Recommendation #1 refers to: A framework should be created for testing autonomous ships, virtual buoys and other virtual aids to navigation.

Recommendation #10 concerns ports.
Added: 20 Apr 2017
On 18 April the MR* tanker Stena Imagination was named in the Port Rashid Terminal in the heart of Dubai. Some 100 guests attended the solemn ceremony and godmother Lourdes Torgersen who, as tradition dictates, wished the vessel, her captain and his crew fortune and prosperity on the seven seas. All the guests were also given the opportunity, led by Captain Alexander Vasko, to inspect the vessel from her engine room to the bridge. The vessel is due to leave on 23 April for East Africa with a cargo of diesel oil.

In the words of Erik Hånell, President & CEO of Stena Bulk and CEO of Stena Weco: ‘Naming the Stena Imagination in Dubai is very much a strategic choice. Stena Bulk recently opened an office here together with Stena Weco and Golden Stena Weco. We already had a presence in the market in the region but wanted to get even closer to our customers. The naming ceremony gives us the opportunity to further reinforce our image and forge more contacts with customers, partners and suppliers in the region’.

Dubai is an important meeting-place for the oil industry in the Middle East. Stena’s tanker business already has a presence in the area with contacts in the neighbouring region. For Stena Bulk and Stena Weco which, with their IMOIIMAX fleet, are focusing increasingly on trade in chemicals, Dubai is an important hub. Here, the oil industry is building several refineries closer to the oil wells in the region.

Stena Weco is now wholly owned by Stena Bulk while Golden Stena Weco is a joint venture between Stena Weco and Golden Agri Resources (GAR). With its new office in Dubai, Stena Bulk now does business in six countries. In addition to Dubai, it has offices in Houston, Copenhagen, Singapore and Shanghai while its head office is located in Gothenburg.

Stena Imagination was built at the Chinese shipyard GSI (Guangzhou Shipbuilding International) as with all the thirteen IMOIIMAX tankers ordered by Stena Bulk – each delivered and under construction. The new vessel is jointly owned on a 50-50 basis by Stena Bulk and Indonesian Golden Agri Resources (GAR).

Stena Imagination is operated by Stena Weco and sails in the company’s global logistics system, which currently employs more than 60 vessels.

The IMOIIMAX concept
Stena Imagination, a chemical and product tanker, is of 183 metres loa, with a beam of 32 metres and is of 50,000 dwt.

IMOIIMAX is a further development of an already well-established concept and the innovative technical design was developed by Stena Teknik together with the Chinese shipyard GSI. It offers several advantages such as extra large cargo flexibility, a high level of safety and economical fuel consumption of the order of 10-20% lower than that of equivalent vessels when sailing at service speed, it is understood.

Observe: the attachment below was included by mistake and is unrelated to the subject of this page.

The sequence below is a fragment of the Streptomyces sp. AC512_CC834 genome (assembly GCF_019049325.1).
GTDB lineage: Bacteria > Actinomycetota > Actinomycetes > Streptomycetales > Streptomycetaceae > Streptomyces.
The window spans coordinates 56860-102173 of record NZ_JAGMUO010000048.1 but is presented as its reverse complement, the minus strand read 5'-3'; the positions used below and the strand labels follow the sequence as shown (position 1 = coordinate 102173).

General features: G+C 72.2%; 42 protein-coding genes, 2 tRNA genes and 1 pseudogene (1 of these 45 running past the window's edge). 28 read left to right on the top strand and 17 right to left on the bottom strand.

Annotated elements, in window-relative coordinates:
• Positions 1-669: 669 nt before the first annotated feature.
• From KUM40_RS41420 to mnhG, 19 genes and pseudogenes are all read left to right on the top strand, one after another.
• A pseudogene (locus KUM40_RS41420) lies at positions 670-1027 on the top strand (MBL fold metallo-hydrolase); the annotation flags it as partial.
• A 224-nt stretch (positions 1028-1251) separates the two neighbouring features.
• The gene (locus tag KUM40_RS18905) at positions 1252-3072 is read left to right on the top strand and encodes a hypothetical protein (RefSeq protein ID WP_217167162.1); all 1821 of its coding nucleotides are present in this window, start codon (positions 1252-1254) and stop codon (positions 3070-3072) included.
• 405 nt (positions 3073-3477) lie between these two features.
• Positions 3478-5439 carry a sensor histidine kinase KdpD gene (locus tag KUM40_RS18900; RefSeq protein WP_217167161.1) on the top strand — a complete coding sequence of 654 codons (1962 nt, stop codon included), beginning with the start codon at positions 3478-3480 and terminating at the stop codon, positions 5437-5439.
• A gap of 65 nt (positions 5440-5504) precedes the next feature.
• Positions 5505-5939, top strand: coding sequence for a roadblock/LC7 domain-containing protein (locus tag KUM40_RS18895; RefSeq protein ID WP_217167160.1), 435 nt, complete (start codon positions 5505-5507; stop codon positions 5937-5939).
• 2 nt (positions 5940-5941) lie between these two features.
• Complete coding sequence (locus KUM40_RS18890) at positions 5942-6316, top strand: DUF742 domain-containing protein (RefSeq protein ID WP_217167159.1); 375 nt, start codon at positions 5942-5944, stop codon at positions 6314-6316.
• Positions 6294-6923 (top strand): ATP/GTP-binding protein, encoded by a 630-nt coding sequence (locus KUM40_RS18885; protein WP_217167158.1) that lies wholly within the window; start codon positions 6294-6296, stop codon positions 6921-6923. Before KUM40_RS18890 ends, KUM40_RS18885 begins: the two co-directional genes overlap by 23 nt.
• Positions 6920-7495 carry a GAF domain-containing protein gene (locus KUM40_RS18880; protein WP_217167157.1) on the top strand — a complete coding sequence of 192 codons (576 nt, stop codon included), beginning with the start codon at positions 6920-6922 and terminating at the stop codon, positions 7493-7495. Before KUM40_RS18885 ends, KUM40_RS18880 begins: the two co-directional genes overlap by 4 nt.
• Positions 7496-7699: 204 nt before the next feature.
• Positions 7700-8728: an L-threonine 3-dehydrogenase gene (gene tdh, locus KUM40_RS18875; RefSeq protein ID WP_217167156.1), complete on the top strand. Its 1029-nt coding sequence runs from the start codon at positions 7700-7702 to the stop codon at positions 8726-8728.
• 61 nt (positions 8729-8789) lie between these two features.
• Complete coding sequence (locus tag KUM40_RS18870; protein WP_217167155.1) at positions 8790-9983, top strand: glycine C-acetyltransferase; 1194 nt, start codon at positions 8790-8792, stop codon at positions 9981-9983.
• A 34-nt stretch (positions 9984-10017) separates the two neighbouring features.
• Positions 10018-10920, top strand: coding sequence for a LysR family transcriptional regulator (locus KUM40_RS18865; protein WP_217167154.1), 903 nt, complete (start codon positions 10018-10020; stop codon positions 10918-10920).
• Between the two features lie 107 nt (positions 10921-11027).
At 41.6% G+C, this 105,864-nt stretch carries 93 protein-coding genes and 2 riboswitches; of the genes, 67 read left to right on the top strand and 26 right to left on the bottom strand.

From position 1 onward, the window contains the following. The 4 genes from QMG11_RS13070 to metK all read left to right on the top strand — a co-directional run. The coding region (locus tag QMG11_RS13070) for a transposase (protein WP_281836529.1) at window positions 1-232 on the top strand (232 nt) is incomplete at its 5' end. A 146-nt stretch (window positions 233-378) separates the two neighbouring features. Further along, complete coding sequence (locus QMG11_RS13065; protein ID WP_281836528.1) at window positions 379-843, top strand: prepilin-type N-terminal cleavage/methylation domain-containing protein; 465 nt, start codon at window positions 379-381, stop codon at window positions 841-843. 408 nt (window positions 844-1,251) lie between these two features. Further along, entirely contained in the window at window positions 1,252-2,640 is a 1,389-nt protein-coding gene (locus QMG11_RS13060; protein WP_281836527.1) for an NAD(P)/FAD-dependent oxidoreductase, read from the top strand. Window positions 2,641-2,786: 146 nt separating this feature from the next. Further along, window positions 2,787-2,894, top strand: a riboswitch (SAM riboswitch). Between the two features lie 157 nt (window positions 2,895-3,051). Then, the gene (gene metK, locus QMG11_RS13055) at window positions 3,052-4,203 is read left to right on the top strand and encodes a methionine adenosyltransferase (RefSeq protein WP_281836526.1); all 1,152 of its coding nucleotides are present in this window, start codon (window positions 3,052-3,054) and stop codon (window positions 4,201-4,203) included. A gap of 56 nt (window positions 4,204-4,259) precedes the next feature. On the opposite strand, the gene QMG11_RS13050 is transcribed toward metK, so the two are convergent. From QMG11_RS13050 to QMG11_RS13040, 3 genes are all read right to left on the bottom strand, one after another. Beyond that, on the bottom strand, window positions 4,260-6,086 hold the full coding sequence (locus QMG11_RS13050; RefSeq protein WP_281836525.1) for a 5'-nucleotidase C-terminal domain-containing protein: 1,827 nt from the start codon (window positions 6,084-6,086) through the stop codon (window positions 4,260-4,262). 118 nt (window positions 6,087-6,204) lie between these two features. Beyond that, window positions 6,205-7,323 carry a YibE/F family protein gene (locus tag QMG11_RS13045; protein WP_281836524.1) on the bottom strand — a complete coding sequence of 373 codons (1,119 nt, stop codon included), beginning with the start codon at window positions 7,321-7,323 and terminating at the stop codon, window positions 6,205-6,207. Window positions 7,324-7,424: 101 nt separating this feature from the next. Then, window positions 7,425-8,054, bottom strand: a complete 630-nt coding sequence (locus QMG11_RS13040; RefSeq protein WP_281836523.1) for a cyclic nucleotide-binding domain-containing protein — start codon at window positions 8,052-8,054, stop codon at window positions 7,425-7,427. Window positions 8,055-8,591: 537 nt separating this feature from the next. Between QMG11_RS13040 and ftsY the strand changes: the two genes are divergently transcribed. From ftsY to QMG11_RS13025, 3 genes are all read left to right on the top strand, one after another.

About Stena Bulk AB
With offices in six countries, Stena Bulk is one of the world’s leading tanker shipping companies. The company controls a combined fleet of around 100 vessels. Stena Bulk is part of the Stena Sphere, which has more than 20,000 employees and sales of SEK 60 billion (£5.226 billion).

* Medium Range. The vessels are all equipped with 12 cargo tanks of max 4,500 m³ capacity and can carry crude oil, products and chemicals.

Picture caption
Photo: Stena Bulk AB ©.
Donít forget the pilotDonít forget the pilot
Added: 17 Apr 2017
Don’t forget the pilot
IMPA 2018

Maritime pilots are a strong and essential link in the structure that underpins the safety of international shipping. This was the message delivered by IMO Secretary-General Kitack Lim to the 70th national assembly of the Italian Maritime Pilots’ Federation (Fedepiloti) in Rome on 11 April.

Addressing an audience that included Italian pilots and Members of Government, Lim spoke about pilots as a vital part of shipping’s human element – individuals who use their local knowledge to help vessels navigate safely into and out of ports or through dangerous waters the world over.

Secretary-General Lim also emphasized that just as pilots have a responsibility for the safety of shipping, so shipping has a responsibility for pilots’ safety.

During his visit to Rome, Secretary-General Lim met Italy’s Minister of Infrastructure and Transport, HE Graziano Delrio, and was due to visit the Italian Shipowners’ Association later in the week.